Nate Farrington is an outdoor professional at Cornell Outdoor Education. He is a full-time vagabond who prefers to travel on two motorized wheels. This is part four in a journal of his trip across the country on his motorcycle.
The sound of tourists milling dangerously close to me and my bike wakes me up. They are taking pictures of me and my motorcycle, speaking to one another in a European language I can’t identify.
Now I’m at least upright. It’s nearly 8 AM and I have accidentally planted myself near the vista for Mono Lake. It’s beautiful. I see why it’s worthy of a stop on a bus tour, and waking up here was a happy accident. Moments later, an Australian starts chatting me up as I find my contacts and wipe the tired off my face.
Next up on this very odd morning is a local. He’s an older man who’s working in Yosemite this season. The conversation he starts is pleasant and harmless enough at first. “Loud morning!” he says. It quickly devolves to him telling me about global warming being a myth. I’m too tired for this sort of foolishness so I just reply with “No, it’s not.” He continues and eventually I say “Well, it’s snowing where I’m at so it must be a myth!” His response: “Exactly! That’s exactly what I mean!”
I collect my things and head down to the Mobil. I still do not realize that this is the Mobil; I’m too tired. After filling my tank, I sit for a long time with a thousand yard stare and a breakfast burrito the size of my torso. My eyes are completely bloodshot. My hands hurt. My body has been abused on this trip and now I’ve gone and almost froze myself to death on top of it.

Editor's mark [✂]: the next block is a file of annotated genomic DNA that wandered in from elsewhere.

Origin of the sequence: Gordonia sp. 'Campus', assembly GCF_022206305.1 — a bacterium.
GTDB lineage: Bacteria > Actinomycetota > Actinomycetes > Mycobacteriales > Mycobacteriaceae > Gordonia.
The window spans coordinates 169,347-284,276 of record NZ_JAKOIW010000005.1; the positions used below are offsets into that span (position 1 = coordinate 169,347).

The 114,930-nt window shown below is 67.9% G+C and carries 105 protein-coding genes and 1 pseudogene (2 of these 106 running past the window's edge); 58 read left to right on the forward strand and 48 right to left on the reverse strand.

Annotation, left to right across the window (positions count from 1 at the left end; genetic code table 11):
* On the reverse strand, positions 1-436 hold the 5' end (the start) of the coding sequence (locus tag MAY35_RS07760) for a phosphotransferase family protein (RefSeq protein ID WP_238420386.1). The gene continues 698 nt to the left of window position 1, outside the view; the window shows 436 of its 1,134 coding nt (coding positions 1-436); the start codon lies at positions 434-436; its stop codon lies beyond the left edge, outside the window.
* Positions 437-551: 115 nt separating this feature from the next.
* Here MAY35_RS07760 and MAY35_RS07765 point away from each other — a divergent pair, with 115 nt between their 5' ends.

Finally, I snap out of it. I grab a few necessities for the day and decide to try and find my friends. I finally get myself outside. Instead of leaving immediately, it dawns on me that I should do some checks on the bike.
As I’m putting a little air in the tires, I see some people in my periphery. It seems my friends have found me instead.
We all embrace and now I’m fully awake. The excitement of finally finding people I know has energized me and I’m raring to go.
Tuolomne. Like so many places out here, it’s beautiful. My friends had left Yosemite valley and come out here several days ago to escape the heat. Now, it’s actually somewhat chilly. This part of the park is about 70 miles away from the other (Yosemite is big) so we climb here.
I’m a kid in a candy store. I’m a puppy. They show me their campsite (I sped past it last night; it’s just outside the park boundaries). My bike stays there and we pile into the car.
We climb, and I’m pleased. I’ve finally gotten on rock in Yosemite.
Upon leaving, we see a hitchhiker. One of my friends says that she’d take him, but we’re going the opposite way and the car is positively packed to the brim. He says he’s been there over an hour and no one has stopped. She says, “Hey, let us try. We’re girls!” The very first vehicle stops and pulls over. The driver appears to be let down when only the bearded male gets on board.
We depart and meet some people at the Tuolumne store. One has an old Subaru, and we start chatting about it. This chat sets the stage for the rest of the night.